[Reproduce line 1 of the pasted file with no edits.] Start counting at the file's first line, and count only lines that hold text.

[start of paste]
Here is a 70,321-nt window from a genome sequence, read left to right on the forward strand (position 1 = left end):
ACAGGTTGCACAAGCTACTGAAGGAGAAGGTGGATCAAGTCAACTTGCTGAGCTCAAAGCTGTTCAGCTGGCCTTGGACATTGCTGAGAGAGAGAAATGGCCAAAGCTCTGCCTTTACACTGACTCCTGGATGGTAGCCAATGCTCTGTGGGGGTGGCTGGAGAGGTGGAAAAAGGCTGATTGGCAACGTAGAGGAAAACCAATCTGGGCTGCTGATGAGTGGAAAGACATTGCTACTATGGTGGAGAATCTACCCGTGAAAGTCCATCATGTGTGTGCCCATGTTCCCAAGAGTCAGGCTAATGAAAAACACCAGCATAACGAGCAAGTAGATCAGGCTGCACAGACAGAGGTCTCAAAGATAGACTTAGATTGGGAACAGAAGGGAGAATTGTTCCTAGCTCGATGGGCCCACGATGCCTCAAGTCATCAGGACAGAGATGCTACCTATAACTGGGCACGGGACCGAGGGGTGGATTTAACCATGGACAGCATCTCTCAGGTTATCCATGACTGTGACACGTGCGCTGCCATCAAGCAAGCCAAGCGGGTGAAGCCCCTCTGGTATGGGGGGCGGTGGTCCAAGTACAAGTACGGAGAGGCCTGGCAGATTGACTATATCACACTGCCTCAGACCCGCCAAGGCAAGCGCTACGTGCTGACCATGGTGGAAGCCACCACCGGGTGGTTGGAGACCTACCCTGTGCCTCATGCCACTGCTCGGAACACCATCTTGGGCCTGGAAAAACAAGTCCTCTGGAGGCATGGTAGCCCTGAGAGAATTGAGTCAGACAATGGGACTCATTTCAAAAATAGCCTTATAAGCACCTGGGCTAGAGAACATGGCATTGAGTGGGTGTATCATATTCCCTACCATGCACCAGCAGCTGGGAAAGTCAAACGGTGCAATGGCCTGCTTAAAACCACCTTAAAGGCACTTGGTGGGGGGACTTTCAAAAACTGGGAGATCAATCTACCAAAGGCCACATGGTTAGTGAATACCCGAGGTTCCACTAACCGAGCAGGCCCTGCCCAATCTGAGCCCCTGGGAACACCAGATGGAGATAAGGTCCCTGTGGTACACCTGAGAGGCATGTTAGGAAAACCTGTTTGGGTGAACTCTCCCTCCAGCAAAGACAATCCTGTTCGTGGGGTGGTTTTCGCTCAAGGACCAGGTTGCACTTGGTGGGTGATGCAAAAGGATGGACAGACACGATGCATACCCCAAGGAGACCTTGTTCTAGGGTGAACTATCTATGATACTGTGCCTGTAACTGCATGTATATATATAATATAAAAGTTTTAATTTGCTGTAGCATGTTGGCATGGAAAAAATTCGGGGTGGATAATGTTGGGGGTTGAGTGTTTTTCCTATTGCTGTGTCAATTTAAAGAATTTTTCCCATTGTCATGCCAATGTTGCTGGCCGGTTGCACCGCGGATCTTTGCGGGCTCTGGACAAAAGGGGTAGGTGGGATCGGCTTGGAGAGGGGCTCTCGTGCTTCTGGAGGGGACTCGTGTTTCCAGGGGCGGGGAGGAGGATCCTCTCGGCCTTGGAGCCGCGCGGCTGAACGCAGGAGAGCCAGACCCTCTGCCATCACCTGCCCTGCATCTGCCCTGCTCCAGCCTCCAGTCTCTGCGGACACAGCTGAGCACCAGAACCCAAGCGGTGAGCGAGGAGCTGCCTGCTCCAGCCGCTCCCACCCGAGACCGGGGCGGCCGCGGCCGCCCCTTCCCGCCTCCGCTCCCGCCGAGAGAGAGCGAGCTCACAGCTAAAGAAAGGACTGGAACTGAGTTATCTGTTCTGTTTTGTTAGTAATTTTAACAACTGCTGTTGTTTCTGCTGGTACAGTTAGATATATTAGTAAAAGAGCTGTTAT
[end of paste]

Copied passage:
Here is a 70,321-nt window from a genome sequence, read left to right on the forward strand (position 1 = left end):